Independent Component Analysis (ICA) is a technique for unsupervised exploration of multi-channel data widely used in observational sciences. In its classical form, ICA relies on modeling the data as a linear mixture of non-Gaussian independent sources. The problem can be seen as a likelihood maximization problem. We introduce Picard-O, a preconditioned L-BFGS strategy over the set of orthogonal matrices, which can quickly separate both super- and sub-Gaussian signals. It returns the same set of sources as the widely used FastICA algorithm. Through numerical experiments, we show that our method is faster and more robust than FastICA on real data.

    11/29/2017 ∙ by Pierre Ablin, et al. ∙ 0 share

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  • Faster independent component analysis by preconditioning with Hessian approximations

    Independent Component Analysis (ICA) is a technique for unsupervised exploration of multi-channel data that is widely used in observational sciences. In its classic form, ICA relies on modeling the data as linear mixtures of non-Gaussian independent sources. The maximization of the corresponding likelihood is a challenging problem if it has to be completed quickly and accurately on large sets of real data. We introduce the Preconditioned ICA for Real Data (Picard) algorithm, which is a relative L-BFGS algorithm preconditioned with sparse Hessian approximations. Extensive numerical comparisons to several algorithms of the same class demonstrate the superior performance of the proposed technique, especially on real data, for which the ICA model does not necessarily hold.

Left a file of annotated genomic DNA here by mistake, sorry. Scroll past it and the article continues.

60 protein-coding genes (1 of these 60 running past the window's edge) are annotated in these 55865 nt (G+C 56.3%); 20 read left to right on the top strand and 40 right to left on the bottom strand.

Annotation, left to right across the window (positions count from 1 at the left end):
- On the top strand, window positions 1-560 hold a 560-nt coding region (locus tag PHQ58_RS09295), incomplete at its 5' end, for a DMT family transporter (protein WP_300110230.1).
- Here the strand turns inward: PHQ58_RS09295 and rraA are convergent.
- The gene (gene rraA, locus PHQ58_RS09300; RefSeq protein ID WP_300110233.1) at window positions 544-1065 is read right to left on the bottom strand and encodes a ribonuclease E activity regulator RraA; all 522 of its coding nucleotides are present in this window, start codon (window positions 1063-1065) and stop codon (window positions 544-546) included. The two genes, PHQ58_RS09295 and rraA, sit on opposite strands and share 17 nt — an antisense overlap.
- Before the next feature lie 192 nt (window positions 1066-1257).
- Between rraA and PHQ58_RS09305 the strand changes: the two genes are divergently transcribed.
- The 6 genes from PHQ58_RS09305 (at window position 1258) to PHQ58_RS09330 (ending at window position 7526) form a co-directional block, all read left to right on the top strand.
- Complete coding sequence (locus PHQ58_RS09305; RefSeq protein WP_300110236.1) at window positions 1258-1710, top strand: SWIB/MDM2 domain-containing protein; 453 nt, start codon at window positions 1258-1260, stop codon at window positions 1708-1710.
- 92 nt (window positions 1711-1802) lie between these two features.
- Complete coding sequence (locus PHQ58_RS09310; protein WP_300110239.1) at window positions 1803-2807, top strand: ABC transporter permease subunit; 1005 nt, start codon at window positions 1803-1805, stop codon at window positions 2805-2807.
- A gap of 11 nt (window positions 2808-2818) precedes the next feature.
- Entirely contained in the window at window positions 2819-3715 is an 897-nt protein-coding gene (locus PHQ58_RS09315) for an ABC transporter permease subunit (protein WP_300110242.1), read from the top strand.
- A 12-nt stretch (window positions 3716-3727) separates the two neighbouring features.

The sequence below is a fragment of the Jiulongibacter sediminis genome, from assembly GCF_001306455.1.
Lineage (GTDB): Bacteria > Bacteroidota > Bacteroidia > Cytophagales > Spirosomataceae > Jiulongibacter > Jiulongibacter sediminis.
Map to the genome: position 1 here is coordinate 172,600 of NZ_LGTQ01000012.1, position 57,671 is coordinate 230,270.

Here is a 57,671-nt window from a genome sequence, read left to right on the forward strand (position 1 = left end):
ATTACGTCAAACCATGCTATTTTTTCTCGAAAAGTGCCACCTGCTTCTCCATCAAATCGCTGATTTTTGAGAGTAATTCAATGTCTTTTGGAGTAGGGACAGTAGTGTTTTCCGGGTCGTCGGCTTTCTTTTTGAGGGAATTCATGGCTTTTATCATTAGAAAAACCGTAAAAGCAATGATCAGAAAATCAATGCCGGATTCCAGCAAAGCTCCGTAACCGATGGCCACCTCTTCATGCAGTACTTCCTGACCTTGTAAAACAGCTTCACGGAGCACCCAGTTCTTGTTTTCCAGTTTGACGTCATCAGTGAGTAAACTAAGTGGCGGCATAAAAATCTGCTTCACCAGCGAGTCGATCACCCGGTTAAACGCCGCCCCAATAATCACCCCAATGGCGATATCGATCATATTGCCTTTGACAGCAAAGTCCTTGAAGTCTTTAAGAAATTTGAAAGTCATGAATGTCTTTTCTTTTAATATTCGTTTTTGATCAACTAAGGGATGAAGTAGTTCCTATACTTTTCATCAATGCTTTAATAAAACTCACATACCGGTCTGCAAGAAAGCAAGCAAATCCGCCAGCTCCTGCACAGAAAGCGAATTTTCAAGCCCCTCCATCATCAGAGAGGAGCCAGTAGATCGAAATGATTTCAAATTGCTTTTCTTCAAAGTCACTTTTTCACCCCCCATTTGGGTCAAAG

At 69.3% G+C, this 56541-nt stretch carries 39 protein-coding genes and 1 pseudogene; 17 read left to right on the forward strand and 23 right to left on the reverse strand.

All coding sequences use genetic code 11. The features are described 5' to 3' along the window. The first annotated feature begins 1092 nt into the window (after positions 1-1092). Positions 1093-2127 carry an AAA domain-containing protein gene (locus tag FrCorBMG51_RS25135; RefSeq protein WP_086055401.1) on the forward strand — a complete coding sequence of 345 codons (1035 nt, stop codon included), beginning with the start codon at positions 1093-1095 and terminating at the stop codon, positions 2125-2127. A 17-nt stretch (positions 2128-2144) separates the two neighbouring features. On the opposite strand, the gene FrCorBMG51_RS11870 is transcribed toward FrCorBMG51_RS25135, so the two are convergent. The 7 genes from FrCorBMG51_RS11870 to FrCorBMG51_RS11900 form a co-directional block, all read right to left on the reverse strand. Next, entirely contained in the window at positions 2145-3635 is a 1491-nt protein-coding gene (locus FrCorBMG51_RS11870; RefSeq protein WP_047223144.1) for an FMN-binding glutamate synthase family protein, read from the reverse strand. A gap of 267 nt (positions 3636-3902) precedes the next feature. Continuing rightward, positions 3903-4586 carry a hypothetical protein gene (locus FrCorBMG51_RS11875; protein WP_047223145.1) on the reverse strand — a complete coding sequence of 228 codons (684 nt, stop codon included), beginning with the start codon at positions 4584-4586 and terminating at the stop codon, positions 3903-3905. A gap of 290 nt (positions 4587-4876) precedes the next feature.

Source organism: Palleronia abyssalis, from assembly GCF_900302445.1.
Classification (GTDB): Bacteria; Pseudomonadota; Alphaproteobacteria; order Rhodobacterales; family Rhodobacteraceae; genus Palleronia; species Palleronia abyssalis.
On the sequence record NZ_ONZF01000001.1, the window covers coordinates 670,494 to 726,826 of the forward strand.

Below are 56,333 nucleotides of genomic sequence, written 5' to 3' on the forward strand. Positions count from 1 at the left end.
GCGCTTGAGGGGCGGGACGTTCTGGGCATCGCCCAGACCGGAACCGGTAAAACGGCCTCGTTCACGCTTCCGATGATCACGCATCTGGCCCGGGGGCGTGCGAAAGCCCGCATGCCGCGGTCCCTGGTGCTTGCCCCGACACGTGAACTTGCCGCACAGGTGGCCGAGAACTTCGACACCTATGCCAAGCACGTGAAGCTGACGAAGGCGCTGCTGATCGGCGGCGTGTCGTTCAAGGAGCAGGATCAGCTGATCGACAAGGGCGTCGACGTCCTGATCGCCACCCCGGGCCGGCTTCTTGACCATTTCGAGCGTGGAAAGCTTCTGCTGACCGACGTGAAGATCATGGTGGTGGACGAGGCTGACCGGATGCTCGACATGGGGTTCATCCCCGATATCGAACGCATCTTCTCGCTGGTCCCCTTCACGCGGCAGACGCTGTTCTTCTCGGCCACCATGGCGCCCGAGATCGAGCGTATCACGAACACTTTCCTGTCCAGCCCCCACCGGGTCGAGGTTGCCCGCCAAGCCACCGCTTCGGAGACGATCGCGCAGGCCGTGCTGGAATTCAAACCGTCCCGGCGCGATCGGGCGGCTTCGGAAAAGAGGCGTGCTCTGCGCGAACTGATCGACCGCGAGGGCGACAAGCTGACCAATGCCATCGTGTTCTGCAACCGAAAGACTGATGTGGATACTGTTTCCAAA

06/25/2017 ∙ by Pierre Ablin, et al. ∙ 0 share

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  • EM algorithms for ICA

    Independent component analysis (ICA) is a widely spread data exploration technique, where observed signals are assumed to be linear mixtures of independent components. From a machine learning point of view, it amounts to a matrix factorization problem under statistical independence constraints. Infomax is one of the first and most used algorithms for inference of the latent parameters. It maximizes a log-likelihood function which is non-convex and decomposes as a sum over signal samples. We introduce a new majorization-minimization framework for the optimization of the loss function. We show that this approach is equivalent to an Expectation-Maximization (EM) algorithm using Gaussian scale mixtures. Inspired by the literature around EM algorithms, we derive an online algorithm for the streaming setting, and an incremental algorithm for the finite-sum setting. These algorithms do not rely on any critical hyper-parameter like a step size, nor do they require a line-search technique. The finite-sum algorithm also enjoys the precious guarantee of decreasing the loss function at each iteration. Experiments show that they outperform the state-of-the-art on large scale problems, where one iteration of a full-batch algorithm is a computational burden.

    05/25/2018 ∙ by Pierre Ablin, et al. ∙ 0 share